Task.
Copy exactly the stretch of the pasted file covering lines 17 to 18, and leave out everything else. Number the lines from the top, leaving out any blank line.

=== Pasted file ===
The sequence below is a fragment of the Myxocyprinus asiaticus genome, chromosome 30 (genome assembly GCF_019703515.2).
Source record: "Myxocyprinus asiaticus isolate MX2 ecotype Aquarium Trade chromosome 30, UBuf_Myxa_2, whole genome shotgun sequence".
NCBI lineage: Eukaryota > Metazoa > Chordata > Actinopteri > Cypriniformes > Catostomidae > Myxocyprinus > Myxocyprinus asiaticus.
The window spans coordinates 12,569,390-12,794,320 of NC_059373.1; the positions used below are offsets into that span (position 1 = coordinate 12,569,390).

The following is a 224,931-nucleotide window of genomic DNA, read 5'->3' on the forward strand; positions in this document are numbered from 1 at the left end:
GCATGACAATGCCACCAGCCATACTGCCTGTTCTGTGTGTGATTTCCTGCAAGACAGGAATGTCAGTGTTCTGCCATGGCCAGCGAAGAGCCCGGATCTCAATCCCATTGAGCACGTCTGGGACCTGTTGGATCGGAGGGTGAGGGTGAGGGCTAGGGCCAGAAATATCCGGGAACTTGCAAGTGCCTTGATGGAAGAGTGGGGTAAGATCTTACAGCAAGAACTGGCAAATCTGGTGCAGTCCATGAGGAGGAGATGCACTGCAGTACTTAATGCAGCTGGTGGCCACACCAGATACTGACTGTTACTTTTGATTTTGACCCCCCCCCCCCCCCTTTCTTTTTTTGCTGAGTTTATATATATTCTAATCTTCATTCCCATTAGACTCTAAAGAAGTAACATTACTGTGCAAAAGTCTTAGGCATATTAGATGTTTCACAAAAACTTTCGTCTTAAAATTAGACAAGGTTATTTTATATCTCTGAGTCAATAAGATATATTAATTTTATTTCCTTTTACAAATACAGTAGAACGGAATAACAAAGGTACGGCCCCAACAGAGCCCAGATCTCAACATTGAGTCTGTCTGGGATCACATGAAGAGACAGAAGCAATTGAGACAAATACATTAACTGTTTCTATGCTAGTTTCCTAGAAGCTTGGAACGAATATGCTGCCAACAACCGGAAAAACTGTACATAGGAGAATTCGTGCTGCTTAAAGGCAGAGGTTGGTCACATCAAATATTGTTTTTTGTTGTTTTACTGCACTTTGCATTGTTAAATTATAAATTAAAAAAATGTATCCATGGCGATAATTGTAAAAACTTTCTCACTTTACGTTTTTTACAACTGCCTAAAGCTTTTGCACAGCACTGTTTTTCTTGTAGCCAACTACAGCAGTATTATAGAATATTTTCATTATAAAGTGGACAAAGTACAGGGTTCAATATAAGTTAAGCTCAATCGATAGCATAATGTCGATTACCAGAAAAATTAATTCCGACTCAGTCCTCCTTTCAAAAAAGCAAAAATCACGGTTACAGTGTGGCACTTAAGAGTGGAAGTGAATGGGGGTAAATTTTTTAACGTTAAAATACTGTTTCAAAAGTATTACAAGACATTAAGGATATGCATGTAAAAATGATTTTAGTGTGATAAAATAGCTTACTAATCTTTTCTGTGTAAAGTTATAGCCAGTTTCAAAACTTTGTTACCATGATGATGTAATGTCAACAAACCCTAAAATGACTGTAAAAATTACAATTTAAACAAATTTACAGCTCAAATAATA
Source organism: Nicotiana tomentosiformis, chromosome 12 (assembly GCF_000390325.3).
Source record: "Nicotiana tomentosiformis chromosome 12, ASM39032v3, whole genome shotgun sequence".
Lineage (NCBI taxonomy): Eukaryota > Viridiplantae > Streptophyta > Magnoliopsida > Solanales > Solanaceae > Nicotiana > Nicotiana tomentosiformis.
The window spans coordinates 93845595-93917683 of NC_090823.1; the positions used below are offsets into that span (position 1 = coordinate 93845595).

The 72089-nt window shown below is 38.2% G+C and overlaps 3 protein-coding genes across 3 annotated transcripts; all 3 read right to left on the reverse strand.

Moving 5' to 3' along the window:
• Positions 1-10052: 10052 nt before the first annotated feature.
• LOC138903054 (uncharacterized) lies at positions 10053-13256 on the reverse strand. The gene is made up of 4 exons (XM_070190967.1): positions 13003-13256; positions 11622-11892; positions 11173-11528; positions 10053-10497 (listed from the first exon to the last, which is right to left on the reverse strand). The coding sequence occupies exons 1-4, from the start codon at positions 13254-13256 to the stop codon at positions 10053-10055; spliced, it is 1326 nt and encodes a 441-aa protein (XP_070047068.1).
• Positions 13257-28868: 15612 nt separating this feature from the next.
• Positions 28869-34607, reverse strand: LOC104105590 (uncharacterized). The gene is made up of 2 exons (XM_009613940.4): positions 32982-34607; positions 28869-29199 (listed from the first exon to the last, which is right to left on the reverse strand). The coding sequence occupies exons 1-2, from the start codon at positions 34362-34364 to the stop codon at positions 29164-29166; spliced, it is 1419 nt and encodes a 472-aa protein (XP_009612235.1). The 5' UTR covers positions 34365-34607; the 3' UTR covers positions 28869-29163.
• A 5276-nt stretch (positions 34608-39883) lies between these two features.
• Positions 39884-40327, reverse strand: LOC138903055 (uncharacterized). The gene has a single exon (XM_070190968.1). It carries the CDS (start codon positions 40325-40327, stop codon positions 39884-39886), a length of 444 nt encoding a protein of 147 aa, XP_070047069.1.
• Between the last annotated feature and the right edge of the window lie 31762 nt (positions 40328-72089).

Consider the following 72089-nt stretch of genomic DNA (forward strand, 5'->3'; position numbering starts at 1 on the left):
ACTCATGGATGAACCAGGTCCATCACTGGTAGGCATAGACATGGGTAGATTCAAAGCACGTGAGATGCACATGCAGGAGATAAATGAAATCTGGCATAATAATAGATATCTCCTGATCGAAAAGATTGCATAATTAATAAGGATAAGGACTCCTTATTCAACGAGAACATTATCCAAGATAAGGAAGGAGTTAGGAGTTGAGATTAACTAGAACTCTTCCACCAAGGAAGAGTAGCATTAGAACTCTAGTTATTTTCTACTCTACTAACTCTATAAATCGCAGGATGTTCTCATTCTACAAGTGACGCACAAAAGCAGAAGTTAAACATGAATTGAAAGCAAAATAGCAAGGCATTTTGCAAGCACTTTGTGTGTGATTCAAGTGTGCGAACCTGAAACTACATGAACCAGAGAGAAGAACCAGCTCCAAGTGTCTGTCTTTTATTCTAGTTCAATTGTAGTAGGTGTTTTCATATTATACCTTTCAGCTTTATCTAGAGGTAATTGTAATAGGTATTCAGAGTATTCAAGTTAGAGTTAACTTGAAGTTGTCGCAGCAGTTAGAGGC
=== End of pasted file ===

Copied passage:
• A 5276-nt stretch (positions 34608-39883) lies between these two features.
• Positions 39884-40327, reverse strand: LOC138903055 (uncharacterized). The gene has a single exon (XM_070190968.1). It carries the CDS (start codon positions 40325-40327, stop codon positions 39884-39886), a length of 444 nt encoding a protein of 147 aa, XP_070047069.1.